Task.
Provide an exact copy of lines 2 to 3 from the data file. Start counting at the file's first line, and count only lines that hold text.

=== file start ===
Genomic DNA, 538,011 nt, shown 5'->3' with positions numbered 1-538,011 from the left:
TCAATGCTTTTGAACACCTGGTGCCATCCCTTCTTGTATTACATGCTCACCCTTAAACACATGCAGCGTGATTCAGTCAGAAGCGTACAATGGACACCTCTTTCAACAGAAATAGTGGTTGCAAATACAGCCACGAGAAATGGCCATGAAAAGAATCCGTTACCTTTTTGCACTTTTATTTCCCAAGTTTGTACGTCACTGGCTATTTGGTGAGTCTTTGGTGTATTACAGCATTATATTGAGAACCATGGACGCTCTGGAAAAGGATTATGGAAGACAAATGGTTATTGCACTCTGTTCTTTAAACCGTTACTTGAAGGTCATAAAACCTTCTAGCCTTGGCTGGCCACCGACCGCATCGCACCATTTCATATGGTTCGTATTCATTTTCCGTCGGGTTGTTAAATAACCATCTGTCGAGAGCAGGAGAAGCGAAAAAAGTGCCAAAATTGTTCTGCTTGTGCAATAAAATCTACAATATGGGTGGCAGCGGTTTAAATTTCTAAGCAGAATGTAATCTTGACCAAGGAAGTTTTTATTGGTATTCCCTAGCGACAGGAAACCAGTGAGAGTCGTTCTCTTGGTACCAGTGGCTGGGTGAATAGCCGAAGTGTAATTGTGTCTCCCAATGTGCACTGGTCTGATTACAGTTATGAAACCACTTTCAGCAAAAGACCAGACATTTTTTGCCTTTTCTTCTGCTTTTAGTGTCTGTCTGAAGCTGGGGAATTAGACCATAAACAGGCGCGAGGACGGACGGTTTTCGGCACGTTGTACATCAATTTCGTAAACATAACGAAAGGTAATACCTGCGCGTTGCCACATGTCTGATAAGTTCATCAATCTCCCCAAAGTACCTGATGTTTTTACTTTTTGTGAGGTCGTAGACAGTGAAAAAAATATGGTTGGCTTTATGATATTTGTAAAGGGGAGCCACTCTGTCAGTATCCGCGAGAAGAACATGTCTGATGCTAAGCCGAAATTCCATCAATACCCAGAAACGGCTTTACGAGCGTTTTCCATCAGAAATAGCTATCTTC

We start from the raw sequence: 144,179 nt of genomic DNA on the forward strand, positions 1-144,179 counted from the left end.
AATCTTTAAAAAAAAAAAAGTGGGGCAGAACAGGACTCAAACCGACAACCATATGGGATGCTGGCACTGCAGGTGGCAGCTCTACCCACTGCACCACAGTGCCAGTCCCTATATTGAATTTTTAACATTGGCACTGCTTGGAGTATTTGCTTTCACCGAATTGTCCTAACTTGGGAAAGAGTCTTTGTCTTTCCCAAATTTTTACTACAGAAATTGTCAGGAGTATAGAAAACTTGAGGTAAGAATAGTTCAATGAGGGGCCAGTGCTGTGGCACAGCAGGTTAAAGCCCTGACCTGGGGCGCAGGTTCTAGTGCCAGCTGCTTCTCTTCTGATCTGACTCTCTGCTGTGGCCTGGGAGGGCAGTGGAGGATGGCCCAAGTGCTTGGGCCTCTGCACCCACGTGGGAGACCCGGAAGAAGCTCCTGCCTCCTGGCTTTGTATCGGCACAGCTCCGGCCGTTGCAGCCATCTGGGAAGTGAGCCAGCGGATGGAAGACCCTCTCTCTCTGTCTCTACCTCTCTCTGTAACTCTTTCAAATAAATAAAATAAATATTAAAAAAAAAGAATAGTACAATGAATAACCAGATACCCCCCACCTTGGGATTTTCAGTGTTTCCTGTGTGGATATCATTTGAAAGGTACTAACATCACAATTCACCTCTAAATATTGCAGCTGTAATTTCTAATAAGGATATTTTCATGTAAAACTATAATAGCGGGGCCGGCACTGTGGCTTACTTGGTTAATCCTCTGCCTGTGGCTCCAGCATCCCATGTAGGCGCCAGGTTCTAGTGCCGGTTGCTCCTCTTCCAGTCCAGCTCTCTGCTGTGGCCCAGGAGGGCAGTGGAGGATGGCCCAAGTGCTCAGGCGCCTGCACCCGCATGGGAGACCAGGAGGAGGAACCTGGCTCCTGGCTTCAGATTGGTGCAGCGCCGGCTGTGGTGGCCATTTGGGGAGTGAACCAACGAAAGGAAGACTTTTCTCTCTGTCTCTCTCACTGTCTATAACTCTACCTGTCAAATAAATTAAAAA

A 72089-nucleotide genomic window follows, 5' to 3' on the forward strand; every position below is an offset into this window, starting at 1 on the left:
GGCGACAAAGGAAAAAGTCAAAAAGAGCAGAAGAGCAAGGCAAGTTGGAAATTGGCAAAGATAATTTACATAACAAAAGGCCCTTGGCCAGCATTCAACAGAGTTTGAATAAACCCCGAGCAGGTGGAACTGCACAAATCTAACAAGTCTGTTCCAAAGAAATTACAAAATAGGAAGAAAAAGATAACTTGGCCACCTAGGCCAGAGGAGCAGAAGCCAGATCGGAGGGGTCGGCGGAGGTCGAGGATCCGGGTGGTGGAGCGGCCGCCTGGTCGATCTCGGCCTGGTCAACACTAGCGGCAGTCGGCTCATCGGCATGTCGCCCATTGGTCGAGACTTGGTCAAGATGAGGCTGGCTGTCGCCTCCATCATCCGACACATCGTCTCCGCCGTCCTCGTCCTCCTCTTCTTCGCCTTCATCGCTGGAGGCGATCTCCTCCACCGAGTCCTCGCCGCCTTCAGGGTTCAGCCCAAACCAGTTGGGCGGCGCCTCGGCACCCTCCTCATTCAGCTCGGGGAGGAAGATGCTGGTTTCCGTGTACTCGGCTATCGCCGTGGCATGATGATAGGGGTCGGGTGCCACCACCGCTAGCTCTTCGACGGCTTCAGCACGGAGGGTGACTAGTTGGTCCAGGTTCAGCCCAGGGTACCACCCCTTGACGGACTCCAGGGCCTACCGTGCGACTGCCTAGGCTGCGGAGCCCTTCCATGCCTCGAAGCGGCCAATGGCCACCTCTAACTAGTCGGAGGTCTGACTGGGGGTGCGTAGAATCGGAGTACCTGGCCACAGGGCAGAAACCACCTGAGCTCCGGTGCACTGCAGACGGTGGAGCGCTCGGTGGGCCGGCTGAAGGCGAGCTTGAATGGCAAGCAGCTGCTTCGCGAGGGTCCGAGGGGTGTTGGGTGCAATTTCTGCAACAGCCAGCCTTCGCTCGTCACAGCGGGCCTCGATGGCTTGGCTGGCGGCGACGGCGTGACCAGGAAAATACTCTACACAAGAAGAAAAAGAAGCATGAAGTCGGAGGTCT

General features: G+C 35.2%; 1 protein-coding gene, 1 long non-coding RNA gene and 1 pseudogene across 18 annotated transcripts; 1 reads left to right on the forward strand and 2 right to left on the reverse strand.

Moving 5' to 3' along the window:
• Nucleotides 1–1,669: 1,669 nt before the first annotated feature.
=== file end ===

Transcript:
TCAATGCTTTTGAACACCTGGTGCCATCCCTTCTTGTATTACATGCTCACCCTTAAACACATGCAGCGTGATTCAGTCAGAAGCGTACAATGGACACCTCTTTCAACAGAAATAGTGGTTGCAAATACAGCCACGAGAAATGGCCATGAAAAGAATCCGTTACCTTTTTGCACTTTTATTTCCCAAGTTTGTACGTCACTGGCTATTTGGTGAGTCTTTGGTGTATTACAGCATTATATTGAGAACCATGGACGCTCTGGAAAAGGATTATGGAAGACAAATGGTTATTGCACTCTGTTCTTTAAACCGTTACTTGAAGGTCATAAAACCTTCTAGCCTTGGCTGGCCACCGACCGCATCGCACCATTTCATATGGTTCGTATTCATTTTCCGTCGGGTTGTTAAATAACCATCTGTCGAGAGCAGGAGAAGCGAAAAAAGTGCCAAAATTGTTCTGCTTGTGCAATAAAATCTACAATATGGGTGGCAGCGGTTTAAATTTCTAAGCAGAATGTAATCTTGACCAAGGAAGTTTTTATTGGTATTCCCTAGCGACAGGAAACCAGTGAGAGTCGTTCTCTTGGTACCAGTGGCTGGGTGAATAGCCGAAGTGTAATTGTGTCTCCCAATGTGCACTGGTCTGATTACAGTTATGAAACCACTTTCAGCAAAAGACCAGACATTTTTTGCCTTTTCTTCTGCTTTTAGTGTCTGTCTGAAGCTGGGGAATTAGACCATAAACAGGCGCGAGGACGGACGGTTTTCGGCACGTTGTACATCAATTTCGTAAACATAACGAAAGGTAATACCTGCGCGTTGCCACATGTCTGATAAGTTCATCAATCTCCCCAAAGTACCTGATGTTTTTACTTTTTGTGAGGTCGTAGACAGTGAAAAAAATATGGTTGGCTTTATGATATTTGTAAAGGGGAGCCACTCTGTCAGTATCCGCGAGAAGAACATGTCTGATGCTAAGCCGAAATTCCATCAATACCCAGAAACGGCTTTACGAGCGTTTTCCATCAGAAATAGCTATCTTC

We start from the raw sequence: 144,179 nt of genomic DNA on the forward strand, positions 1-144,179 counted from the left end.